Michael Eugene Archer (born February 11, 1974), better known by his stage name D'Angelo (pronounced di-Angelo), is an American singer, songwriter, multi-instrumentalist and record producer. D'Angelo is associated with the neo soul movement, along with artists like Erykah Badu, Lauryn Hill, Maxwell, and collaborator Angie Stone.
Born in Richmond, Virginia, the son of a Pentecostal minister, D'Angelo taught himself piano as a child. At eighteen, he won the amateur talent competition at Harlem's Apollo Theater three weeks in a row. After a brief affiliation with hip-hop group I.D.U., his first major success came in 1994 as the co-writer and co-producer of the song "U Will Know".
His debut solo album, Brown Sugar (1995), received positive reviews and sold over two million copies. His next album, Voodoo (2000), debuted at number one on the US Billboard 200. Its lead single Untitled (How Does It Feel), entered the R&B charts and won a Grammy for Best Male R&B Vocal; likewise, Voodoo won Best R&B Album. D'Angelo was hailed as the next Marvin Gaye by GQ in 2014.
Following the release of the music video for Untitled (How Does It Feel), D'Angelo became uncomfortable with his growing status as a sex symbol. This was followed by numerous personal struggles including alcoholism, and a fourteen-year musical hiatus. D'Angelo released his third studio album, Black Messiah, in December 2014. The album was met with critical acclaim and fared well on music charts, peaking at number five on the US Billboard 200. D'Angelo also contributed to the soundtrack for the 2018 video game Red Dead Redemption 2, performing the song "Unshaken".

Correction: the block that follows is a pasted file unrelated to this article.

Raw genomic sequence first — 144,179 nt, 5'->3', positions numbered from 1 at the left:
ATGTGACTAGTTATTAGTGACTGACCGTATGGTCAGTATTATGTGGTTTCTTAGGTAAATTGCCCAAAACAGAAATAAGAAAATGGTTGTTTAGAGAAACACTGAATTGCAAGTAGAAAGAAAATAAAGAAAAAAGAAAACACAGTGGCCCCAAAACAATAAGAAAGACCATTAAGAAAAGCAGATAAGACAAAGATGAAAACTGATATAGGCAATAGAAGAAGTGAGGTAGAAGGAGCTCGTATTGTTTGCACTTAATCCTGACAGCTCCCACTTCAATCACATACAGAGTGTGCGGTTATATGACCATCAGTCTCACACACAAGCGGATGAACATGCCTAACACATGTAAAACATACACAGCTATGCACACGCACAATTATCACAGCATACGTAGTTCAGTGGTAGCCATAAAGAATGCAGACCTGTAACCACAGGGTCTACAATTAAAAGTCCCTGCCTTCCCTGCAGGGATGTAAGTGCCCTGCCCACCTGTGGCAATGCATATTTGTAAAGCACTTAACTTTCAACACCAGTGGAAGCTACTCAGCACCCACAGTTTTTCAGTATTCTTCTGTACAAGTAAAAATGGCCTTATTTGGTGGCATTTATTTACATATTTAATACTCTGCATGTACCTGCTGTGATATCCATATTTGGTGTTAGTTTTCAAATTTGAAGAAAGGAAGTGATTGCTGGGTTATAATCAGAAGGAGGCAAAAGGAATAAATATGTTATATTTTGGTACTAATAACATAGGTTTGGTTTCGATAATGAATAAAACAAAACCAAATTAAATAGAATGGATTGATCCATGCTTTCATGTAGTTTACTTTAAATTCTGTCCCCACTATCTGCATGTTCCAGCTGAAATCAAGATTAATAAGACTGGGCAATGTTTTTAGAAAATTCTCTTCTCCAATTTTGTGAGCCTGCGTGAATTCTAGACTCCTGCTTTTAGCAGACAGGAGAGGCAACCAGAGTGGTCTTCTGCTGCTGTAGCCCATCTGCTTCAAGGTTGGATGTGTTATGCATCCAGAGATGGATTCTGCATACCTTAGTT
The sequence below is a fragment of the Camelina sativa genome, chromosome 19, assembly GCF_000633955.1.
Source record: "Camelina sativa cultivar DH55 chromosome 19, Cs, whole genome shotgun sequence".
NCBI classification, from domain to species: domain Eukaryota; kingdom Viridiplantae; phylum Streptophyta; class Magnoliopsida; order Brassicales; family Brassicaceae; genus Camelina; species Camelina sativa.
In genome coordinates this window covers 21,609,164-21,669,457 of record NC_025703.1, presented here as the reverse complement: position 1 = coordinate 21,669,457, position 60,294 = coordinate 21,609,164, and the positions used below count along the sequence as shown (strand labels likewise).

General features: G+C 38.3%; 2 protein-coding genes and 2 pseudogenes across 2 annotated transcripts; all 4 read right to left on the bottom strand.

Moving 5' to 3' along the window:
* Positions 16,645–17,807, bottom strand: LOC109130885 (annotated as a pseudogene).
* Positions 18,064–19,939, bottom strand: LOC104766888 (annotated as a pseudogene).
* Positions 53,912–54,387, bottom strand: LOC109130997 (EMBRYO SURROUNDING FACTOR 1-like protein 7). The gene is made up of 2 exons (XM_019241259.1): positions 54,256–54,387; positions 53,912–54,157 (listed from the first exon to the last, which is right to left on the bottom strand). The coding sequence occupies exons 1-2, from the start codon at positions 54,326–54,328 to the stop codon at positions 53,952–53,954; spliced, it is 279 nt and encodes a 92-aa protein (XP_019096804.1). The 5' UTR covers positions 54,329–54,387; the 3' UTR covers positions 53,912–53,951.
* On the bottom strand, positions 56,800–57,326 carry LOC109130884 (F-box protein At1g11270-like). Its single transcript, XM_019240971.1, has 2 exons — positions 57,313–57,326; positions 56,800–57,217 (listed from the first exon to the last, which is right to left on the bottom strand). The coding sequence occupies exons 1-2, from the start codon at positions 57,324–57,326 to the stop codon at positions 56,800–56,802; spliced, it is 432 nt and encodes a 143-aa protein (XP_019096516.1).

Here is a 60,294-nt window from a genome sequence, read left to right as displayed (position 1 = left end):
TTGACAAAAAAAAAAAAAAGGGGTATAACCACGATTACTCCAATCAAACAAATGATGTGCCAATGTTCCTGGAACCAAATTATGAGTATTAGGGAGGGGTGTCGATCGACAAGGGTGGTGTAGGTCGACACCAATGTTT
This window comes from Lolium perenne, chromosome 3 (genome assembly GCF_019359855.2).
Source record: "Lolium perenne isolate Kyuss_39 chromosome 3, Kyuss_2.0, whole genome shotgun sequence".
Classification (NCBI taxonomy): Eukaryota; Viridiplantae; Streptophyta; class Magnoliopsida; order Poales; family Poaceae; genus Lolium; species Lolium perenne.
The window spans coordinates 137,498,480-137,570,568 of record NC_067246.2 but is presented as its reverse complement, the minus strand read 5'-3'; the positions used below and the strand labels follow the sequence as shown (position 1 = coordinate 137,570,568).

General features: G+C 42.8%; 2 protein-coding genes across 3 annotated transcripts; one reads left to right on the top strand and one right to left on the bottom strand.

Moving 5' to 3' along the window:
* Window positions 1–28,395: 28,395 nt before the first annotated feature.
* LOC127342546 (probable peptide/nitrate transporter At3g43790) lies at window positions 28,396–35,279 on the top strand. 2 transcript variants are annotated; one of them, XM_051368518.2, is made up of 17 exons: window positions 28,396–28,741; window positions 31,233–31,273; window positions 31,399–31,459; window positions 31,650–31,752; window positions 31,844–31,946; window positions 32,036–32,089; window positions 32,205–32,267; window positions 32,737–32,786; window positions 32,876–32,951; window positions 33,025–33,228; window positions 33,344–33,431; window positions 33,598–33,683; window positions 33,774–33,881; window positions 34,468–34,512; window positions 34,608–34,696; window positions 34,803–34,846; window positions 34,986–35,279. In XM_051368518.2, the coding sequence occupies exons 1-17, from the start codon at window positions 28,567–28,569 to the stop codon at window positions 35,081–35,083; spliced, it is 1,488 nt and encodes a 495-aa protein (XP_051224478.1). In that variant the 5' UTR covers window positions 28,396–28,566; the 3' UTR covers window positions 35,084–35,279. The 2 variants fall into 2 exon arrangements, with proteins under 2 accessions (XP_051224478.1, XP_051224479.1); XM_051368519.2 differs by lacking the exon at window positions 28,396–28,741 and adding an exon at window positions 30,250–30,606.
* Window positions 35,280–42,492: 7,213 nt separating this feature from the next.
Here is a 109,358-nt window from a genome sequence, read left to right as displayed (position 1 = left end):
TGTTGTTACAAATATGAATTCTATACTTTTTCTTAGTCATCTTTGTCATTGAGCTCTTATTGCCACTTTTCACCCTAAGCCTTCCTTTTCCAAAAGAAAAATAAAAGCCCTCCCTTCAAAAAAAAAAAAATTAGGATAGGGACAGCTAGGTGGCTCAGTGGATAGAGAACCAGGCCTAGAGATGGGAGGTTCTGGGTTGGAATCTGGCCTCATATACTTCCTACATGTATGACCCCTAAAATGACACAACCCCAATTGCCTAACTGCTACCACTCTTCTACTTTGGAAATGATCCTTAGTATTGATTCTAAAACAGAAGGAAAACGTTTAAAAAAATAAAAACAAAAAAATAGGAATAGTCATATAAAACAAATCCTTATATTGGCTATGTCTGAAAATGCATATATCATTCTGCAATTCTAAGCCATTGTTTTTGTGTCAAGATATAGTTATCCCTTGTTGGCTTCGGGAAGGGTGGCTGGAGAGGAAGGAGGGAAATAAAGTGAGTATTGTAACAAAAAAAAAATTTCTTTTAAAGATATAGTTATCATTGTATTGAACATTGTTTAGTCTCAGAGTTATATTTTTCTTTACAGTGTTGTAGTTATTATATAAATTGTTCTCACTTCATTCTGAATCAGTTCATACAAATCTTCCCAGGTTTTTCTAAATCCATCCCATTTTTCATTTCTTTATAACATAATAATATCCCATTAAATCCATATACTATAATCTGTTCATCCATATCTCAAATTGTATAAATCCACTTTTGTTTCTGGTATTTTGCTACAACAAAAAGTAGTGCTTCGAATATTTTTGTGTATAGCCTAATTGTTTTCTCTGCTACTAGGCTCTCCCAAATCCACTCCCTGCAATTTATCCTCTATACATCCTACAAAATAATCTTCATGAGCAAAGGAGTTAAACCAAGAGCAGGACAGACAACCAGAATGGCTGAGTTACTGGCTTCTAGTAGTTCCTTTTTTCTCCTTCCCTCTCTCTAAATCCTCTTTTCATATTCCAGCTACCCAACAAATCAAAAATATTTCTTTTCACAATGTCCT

D'Angelo was born Michael Eugene Archer, in Richmond, Virginia on February 11, 1974, to a Pentecostal preacher father. He was raised in an entirely Pentecostal family. Archer's musical talents were discovered very early on. At 3, he was spotted by his 10-year-old brother Luther, playing the house piano. Following the formation of his native-Richmond, Virginia musical group, Michael Archer and Precise, and its success on the Amateur Night competition at Harlem, New York's Apollo Theater in 1991, the 18-year-old singer-songwriter and multi-instrumentalist dropped out of school and moved to New York City, as an attempt to develop his music career. The group previously enjoyed some notice in Richmond, evenly dividing their repertoire between soul covers and originals, while D'Angelo accumulated compositions of his own and developed his songwriting skills. The group's turnout on Amateur Night resulted in three consecutive wins and cash prize, after which, upon returning home to Richmond, D'Angelo was inspired to produce an album and began composing material, after a brief tenure as a member of the hip hop group I.D.U. (Intelligent, Deadly but Unique).